Thursday, April 2, 2015


Happy Birthday to Doris Day.  Born on April 3rd, she's now in her early 90s.  The word "icon" is used way too much nowadays, but Doris Day truly was a Hollywood icon.  Madonna and Jennifer Lopez couldn't quite pull of what Doris did.  Her face and name represented a certain kind of of character and a certain kind of film entertainment.  Like Judy Garland, she seemed to have just been blessed with natural and multiple gifts at birth.  Doris Day was one of Hollywood's true triple threat girls -- she could sing, she could dance and she could act.  Doris Day had hit records, she was in the Top Ten at the box office for years and when she finished with films, she had a hit long-running sitcom on CBS.  The Doris Day Show aired from 1968 to 1973 and the network wanted to renew it.  She received a Grammy Lifetime Achievement award.   The fact that Day does not have a Lifetime Achievement Oscar is a major oversight.  The screen legend definitely deserves one.  This blog post is about the movie Doris Day made with another true icon, Frank Sinatra. It's an early display of Day's natural dramatic acting skills and depth.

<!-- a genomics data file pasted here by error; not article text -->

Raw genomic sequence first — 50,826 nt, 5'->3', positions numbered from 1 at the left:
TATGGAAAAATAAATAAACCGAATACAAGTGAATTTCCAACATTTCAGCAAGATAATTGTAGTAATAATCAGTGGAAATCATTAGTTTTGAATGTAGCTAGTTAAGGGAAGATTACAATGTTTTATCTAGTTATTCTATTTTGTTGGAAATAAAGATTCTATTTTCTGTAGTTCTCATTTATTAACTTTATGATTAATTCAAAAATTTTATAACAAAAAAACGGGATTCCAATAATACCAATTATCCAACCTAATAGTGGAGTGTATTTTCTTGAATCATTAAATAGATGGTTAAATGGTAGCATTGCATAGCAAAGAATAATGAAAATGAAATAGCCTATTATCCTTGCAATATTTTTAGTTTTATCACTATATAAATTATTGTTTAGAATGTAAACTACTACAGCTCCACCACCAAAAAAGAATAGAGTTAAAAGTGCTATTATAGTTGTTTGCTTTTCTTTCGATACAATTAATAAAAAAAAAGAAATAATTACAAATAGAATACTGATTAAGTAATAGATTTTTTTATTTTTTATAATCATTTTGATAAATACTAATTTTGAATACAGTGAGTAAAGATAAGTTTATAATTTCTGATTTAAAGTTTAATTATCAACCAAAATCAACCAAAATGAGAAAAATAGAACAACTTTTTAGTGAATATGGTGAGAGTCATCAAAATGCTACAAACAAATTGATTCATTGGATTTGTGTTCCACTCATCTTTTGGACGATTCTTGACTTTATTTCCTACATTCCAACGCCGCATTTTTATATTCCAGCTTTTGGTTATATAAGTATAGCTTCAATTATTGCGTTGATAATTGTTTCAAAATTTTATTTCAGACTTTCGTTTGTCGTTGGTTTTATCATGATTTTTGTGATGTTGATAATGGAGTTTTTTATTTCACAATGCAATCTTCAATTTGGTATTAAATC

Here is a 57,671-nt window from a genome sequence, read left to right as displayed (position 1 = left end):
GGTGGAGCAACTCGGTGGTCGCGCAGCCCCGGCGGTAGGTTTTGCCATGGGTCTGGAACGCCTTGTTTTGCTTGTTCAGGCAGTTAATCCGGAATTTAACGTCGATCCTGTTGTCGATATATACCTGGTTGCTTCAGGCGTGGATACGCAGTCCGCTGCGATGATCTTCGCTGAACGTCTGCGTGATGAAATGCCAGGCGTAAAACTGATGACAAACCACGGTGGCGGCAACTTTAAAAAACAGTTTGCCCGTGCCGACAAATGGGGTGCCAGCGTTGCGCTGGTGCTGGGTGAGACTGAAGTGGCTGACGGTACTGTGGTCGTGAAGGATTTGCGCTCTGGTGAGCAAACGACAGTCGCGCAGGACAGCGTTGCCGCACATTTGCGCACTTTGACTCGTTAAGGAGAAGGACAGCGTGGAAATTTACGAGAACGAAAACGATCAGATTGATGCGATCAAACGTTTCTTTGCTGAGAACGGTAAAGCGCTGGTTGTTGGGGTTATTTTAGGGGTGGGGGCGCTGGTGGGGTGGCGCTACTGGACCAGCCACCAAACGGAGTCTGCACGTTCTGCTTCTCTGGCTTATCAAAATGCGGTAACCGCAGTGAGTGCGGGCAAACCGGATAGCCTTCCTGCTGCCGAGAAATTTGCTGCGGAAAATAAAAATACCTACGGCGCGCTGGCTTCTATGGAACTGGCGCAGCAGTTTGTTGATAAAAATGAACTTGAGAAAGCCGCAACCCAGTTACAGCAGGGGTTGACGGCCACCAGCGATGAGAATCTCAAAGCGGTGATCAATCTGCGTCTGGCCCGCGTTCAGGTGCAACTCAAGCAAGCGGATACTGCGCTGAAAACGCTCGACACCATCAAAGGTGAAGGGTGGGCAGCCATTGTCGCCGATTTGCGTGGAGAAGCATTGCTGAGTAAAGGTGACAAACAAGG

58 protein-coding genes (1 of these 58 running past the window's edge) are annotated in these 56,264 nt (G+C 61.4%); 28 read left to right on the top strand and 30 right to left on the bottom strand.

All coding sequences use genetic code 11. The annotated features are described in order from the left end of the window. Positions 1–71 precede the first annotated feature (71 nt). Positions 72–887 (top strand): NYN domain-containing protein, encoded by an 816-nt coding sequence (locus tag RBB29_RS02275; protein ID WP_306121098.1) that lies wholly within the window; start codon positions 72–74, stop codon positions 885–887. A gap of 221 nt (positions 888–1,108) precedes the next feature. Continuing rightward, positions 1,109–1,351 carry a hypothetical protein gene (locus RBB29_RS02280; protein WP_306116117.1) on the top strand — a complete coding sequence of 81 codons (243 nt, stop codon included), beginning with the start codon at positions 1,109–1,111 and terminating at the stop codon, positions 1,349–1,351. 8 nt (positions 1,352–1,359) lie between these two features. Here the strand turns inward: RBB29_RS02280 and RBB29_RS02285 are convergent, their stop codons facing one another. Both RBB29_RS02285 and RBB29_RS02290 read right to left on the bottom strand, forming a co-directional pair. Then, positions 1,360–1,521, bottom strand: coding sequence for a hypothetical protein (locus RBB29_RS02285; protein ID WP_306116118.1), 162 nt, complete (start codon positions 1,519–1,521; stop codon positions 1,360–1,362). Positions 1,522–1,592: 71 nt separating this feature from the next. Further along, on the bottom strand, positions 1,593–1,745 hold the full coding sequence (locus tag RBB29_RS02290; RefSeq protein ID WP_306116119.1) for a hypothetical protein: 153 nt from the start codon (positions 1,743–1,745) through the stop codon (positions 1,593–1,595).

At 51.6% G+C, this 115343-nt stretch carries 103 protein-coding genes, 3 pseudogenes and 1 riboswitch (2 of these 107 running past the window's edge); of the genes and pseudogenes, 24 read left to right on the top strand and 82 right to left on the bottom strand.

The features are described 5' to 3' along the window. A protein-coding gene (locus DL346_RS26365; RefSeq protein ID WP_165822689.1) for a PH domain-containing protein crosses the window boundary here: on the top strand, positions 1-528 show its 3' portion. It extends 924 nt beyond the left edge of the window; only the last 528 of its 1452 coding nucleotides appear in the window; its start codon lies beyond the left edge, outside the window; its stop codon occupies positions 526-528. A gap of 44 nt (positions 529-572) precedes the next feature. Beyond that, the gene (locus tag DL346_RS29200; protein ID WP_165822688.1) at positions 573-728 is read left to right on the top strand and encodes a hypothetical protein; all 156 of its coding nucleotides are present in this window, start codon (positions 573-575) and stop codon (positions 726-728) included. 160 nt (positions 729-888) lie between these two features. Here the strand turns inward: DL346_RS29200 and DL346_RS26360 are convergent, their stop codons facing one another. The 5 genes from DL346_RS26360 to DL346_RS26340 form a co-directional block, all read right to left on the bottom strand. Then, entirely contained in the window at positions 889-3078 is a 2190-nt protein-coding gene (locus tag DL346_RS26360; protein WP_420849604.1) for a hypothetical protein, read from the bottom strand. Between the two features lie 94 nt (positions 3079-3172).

Doris Day was like Judy Garland's character in the 1954 remake of A Star Is Born.  She was a singer with a band.  A top Hollywood studio took a chance on her and gave her the lead in a musical when the slated star was unavailable.   Her film debut was a smash.  Moviegoers loved her so much that, within five years, she was one the biggest new stars at the studio, making musical after musical.  Doris replaced Betty Hutton in Warner's festive 1948 musical, Romance on the High Seas.  One of my favorite Doris Day movies is a drama with music made during her star-making Warner Brothers studio contract years of the early 1950s.  The movie is YOUNG AT HEART, released in 1954, and her leading man had also been a popular big band vocalist in the 1940s.  Frank Sinatra starred opposite Doris in this remake of the 1938 Warner Bros. film, Four Daughters.

A widower music teacher in Connecticut has three sweet daughters.  The sisters love each other, their dad and music.  Handsome songwriter Alex Burke (played by Gig Young) comes to town.  All three sisters get sort of a crush on the visiting composer.  Alex also invites his hard-luck writing partner, Barney Sloane (played by Sinatra).  Burke falls for Laurie (Day's character) and the other sisters hide their jealousy.  But Laurie starts to fall for the likable grouch Barney.  She warms his wounded, cynical heart.